We still had one more pulse check, and we assumed the vet would be checking their metabolics. But, we still had some more woods, lots more of the down and ups, and finally the meadow with the P&R check. After that, we went in hand to the vet, who checked the horses over, then asked us to side pass them in hand, over a log on the ground. They had a few score cards that were I believe, tied up, and close, and they hoped to have one last chance for a horse to shine, or maybe not shine so much. Hank was perfect for me, and got an excellent. Good boy.... Now, another 4-5 miles, and we would be done. I was getting tired and my back was a tad sore but better mine than Hanks. When we reached the 2 mile point, we were on time, and able to cruise on to camp. They have permanent signs on the trails announcing it is 2 miles to camp!

Finally, camp was in sight, and then we were done except the final check out. The line was pretty long, so I let him eat more at the trailer, as they got through many of the novice horses who had been back in camp for much longer, as they only had to do 10-12 miles today. The ticks were still getting Hank on the legs, and I spent some time spraying them, and picking them off his legs. I am sure he brought some home with him. Mean little buggers.

At final check out, Hank was getting good metabolic scores, and I was pleased with how he again had done all weekend. Still stressing over the tummy, wanting to make sure it is doing what it should do, and that what goes in, comes out the other end. He had been a good boy for me on all the observations, and listened to me, and not thinking for himself. I was pleased with the weekend, and that was enough reward. We had over all a really nice ride, with only a few times of frustration when he was a bit less than good.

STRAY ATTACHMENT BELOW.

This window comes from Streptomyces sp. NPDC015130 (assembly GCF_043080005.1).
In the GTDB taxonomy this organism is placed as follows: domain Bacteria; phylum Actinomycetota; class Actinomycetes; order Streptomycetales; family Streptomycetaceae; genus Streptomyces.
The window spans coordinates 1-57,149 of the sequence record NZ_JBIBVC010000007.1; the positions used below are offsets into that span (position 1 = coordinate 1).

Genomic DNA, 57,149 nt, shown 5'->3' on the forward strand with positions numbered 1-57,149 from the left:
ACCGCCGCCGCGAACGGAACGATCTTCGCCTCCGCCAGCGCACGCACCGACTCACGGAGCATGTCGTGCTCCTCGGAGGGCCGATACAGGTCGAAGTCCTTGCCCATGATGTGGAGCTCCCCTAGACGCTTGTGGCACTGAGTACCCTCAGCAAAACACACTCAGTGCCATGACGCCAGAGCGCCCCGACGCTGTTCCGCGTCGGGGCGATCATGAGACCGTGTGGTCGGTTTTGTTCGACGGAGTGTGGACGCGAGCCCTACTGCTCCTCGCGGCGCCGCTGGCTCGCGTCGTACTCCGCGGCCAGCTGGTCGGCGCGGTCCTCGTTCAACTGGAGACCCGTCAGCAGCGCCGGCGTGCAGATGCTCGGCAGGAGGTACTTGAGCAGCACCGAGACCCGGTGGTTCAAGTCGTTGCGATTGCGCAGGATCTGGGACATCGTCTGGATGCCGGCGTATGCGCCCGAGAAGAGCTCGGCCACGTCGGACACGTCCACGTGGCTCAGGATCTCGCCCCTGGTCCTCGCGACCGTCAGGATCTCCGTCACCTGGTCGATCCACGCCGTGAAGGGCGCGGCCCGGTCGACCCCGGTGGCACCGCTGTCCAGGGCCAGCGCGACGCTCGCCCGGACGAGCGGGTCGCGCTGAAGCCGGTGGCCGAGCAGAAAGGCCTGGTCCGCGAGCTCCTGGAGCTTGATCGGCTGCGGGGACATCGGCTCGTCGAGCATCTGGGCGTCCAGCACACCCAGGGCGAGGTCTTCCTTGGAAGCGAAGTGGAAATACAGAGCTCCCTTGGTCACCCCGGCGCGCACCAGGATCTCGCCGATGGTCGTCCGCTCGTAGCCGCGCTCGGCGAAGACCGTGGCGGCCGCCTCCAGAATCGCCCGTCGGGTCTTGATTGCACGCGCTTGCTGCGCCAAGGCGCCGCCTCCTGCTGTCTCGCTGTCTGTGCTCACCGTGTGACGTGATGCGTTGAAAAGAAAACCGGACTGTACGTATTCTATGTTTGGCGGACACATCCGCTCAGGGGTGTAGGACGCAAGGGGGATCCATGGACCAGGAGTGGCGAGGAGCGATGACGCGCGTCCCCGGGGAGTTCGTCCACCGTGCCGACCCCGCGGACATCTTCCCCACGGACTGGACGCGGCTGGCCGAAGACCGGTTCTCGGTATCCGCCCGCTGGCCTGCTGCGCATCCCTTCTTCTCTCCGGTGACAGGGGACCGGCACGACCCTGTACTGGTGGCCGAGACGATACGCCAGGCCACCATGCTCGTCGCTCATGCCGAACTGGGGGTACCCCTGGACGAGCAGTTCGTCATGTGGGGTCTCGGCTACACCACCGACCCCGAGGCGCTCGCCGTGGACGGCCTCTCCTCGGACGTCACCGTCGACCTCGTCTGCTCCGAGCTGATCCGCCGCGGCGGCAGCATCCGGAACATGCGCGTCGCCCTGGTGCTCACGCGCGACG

Now the part that always seems to take forever. Packing up to head home, then waiting for the scores to get done and awards given. I guess because we are more tired at the end, packing seems like more work than unpacking. But, I try to keep things put away all weekend, so it was not long, and I was ready to head home, just about the time they said awards were ready to be given out. When we ride in our little pocket, you don't always get to meet other riders on the trail, or be able to put names and faces together. We had riders from Oklahoma, Texas, Nebraska, Kansas, and I think a couple other states. Some of the Open horses have been at the top of the sport, earning many regional and National titles. So as awards are announced, you can at least put a face with a name. As we got to Horsemanship in my class, I got 4th. Not bad, we had that big ol slam of my butt into the saddle on that uphill scramble on Saturday. Now we go through all the novice, CP and lightweight horse awards, and are finally to our class. One never knows how they have really done. I knew it felt like Hank and I had a good ride, and that is reward enough to be pleased with how things went. But, it is a competition, and we are there to compete, and put our skills, horse management etc. up against others. And I will not lie, as they announce names, I don't want to hear my horses name yet. If Hank gets a 1st or 2nd out of state, then all he needs to do is get the total of 75 points to earn another National Championship, as he already has a 1st and a 2nd this year. And when we don't hear our name for 2nd, I am about ready to bust. Hank got 1st again. He Sweepstaked this ride last year, but this year it went to Trish Cleavland in the lightweight class, who was bringing her horse back to competition from a bad injury. I was sure happy for her, and knew that feeling of having a horse do well, after it had something happen that could have been career ending, if not life ending. A rider next to me was embarrassed when she got tears when her horse placed 3rd in her class. But he had done an eye injury months before that could have resulted in the loss of his eye, and maybe his ability to do trail riding again. Her hard work and dedication helped to save his eye, and he was able to do the sport she had worked so hard to compete in. Never be embarrassed by a few tears.....


Tammy in TX said...

Yes, that was my little rodeo Jonni! LOL...All I kept thinking was, "That gravel is gonna hurt, so I AIN'T falling off!" LOL

Congrats on Hanks win. He is such a good boy.

Tammy said...

I just signed up for a CTR in Missouri in May. I've only competed once, several years ago, and on my husband's horse. It's on my bucket list to compete on my horse so unless something comes up, I'm going to Smithville Missouri! I recruited another newbie to go with me. A few veterans we know will be there, too. So I think we picked a good one!